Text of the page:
Please remember that the recording of any class on a personal device requires the permission of the instructor.

Health & Safety

Students must ensure they are familiar with their Health and Safety responsibilities, as described in the University's Health and Safety policy.

Lab coats, safety glasses, and closed-toe covered footwear must be worn when required in all laboratory activities. 

Student Feedback

At the end of every semester students will be invited to give feedback on the course and teaching through a tool called SET or Qualtrics. The lecturers and course co-ordinators will consider all feedback and respond with summaries and actions.

Your feedback helps teachers to improve the course and its delivery for future students.

Class Representatives in each class can take feedback to the department and faculty staff-student consultative committees.

Student feedback for this course has been favorable, yet we always strive to improve details as identified by previous cohorts. 

Academic Integrity

The University of Auckland will not tolerate cheating, or assisting others to cheat, and views cheating in coursework as a serious academic offence. The work that a student submits for grading must be the student's own work, reflecting their learning. Where work from other sources is used, it must be properly acknowledged and referenced. This requirement also applies to sources on the internet. A student's assessed work may be reviewed for potential plagiarism or other forms of academic misconduct, using computerised detection mechanisms.

Class Representatives

Class representatives are students tasked with representing student issues to departments, faculties, and the wider university. If you have a complaint about this course, please contact your class rep who will know how to raise it in the right channels. See your departmental noticeboard for contact details for your class reps.

Inclusive Learning

All students are asked to discuss any impairment related requirements privately, face to face and/or in written form with the course coordinator, lecturer or tutor.

Student Disability Services also provides support for students with a wide range of impairments, both visible and invisible, to succeed and excel at the University. For more information and contact details, please visit the Student Disability Services’ website

Special Circumstances

If your ability to complete assessed coursework is affected by illness or other personal circumstances outside of your control, contact a member of teaching staff as soon as possible before the assessment is due.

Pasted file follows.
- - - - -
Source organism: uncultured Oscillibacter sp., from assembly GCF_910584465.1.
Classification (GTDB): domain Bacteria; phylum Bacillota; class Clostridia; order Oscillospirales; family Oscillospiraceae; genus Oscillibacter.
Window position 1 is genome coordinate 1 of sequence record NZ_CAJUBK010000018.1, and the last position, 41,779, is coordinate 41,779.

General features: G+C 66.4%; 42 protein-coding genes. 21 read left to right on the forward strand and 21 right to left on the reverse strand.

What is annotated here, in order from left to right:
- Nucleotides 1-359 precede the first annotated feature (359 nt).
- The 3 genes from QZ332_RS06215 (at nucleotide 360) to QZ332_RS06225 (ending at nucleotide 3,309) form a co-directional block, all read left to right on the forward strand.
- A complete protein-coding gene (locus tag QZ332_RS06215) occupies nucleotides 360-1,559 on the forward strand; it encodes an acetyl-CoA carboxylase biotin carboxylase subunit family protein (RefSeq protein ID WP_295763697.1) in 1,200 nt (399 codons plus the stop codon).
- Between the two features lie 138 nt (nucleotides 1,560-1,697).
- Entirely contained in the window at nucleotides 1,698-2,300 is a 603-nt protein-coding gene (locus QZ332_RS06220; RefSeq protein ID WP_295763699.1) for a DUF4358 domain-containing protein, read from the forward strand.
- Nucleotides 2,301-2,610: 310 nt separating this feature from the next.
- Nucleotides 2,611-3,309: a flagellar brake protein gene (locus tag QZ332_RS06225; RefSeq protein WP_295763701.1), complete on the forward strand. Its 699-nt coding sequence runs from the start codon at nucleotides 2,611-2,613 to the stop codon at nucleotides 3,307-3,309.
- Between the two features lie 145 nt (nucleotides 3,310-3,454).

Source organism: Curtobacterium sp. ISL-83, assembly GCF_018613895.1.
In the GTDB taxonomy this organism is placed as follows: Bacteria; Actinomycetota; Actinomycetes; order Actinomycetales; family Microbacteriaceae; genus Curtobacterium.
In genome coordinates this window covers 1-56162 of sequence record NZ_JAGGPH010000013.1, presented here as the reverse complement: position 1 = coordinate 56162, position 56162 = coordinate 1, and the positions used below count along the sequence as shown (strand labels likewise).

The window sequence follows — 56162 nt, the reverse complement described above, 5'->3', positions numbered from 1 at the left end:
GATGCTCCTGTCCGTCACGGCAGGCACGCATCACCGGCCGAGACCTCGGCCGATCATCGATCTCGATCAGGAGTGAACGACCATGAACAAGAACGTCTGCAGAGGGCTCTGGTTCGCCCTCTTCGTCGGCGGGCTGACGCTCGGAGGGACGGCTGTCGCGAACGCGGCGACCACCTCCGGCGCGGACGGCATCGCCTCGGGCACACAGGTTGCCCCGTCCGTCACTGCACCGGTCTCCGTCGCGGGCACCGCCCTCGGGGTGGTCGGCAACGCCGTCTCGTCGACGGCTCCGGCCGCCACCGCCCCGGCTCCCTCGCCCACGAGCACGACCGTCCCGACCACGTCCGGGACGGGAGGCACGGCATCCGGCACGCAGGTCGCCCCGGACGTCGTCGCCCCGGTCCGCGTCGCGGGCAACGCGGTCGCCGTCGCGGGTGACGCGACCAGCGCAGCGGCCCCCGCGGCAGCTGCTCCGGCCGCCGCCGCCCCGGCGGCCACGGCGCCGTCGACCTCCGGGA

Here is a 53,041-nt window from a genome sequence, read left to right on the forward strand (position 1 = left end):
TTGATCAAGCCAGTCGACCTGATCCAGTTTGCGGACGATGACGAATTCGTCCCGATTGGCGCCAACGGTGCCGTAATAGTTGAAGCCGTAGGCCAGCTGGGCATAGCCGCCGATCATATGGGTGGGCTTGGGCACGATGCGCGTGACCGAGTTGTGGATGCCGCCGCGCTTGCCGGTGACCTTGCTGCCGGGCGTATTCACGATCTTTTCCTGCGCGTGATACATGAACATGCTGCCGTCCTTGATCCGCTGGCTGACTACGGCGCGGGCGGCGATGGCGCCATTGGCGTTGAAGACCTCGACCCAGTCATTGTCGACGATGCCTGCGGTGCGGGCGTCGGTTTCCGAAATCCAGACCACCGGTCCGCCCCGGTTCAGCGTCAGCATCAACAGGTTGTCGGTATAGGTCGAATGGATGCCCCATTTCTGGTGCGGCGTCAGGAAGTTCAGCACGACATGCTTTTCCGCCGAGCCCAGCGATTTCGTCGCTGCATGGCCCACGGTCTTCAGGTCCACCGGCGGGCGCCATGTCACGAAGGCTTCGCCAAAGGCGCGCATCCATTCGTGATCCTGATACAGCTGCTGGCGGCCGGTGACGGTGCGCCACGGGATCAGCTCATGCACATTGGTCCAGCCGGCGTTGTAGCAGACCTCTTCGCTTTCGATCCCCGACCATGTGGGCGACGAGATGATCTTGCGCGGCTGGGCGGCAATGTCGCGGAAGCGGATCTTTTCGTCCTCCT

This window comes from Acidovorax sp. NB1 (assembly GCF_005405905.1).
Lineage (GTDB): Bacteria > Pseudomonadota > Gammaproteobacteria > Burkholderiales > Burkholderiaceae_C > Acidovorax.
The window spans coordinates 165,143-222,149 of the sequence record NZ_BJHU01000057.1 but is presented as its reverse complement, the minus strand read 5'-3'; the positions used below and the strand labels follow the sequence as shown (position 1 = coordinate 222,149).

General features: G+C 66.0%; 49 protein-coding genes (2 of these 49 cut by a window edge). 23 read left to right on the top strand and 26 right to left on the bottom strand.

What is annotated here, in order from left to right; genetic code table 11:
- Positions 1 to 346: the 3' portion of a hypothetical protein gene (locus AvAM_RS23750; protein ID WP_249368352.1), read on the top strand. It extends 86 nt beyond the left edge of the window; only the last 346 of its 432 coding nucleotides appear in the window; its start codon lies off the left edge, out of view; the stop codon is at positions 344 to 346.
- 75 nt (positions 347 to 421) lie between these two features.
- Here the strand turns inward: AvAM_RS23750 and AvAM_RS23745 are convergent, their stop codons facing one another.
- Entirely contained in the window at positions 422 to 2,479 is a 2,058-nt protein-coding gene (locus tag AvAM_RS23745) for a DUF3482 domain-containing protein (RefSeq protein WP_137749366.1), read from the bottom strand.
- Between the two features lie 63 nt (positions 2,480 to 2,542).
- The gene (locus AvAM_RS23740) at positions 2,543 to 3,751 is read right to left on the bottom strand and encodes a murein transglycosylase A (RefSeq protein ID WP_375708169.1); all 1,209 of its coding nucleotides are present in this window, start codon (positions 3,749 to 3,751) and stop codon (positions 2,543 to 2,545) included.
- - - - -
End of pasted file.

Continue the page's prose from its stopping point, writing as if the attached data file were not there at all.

If your personal circumstances significantly affect your performance, or preparation, for an exam or eligible written test, refer to the University’s aegrotat or compassionate consideration page

This should be done as soon as possible and no later than seven days after the affected test or exam date.

Learning Continuity

In the event of an unexpected disruption, we undertake to maintain the continuity and standard of teaching and learning in all your courses throughout the year. If there are unexpected disruptions the University has contingency plans to ensure that access to your course continues and course assessment continues to meet the principles of the University’s assessment policy. Some adjustments may need to be made in emergencies. You will be kept fully informed by your course co-ordinator/director, and if disruption occurs you should refer to the university website for information about how to proceed.

Student Charter and Responsibilities

The Student Charter assumes and acknowledges that students are active participants in the learning process and that they have responsibilities to the institution and the international community of scholars. The University expects that students will act at all times in a way that demonstrates respect for the rights of other students and staff so that the learning environment is both safe and productive. For further information visit Student Charter


Elements of this outline may be subject to change. The latest information about the course will be available for enrolled students in Canvas.

In this course students may be asked to submit coursework assessments digitally. The University reserves the right to conduct scheduled tests and examinations for this course online or through the use of computers or other electronic devices. Where tests or examinations are conducted online remote invigilation arrangements may be used. In exceptional circumstances changes to elements of this course may be necessary at short notice. Students enrolled in this course will be informed of any such changes and the reasons for them, as soon as possible, through Canvas.

Published on 03/11/2023 11:07 a.m.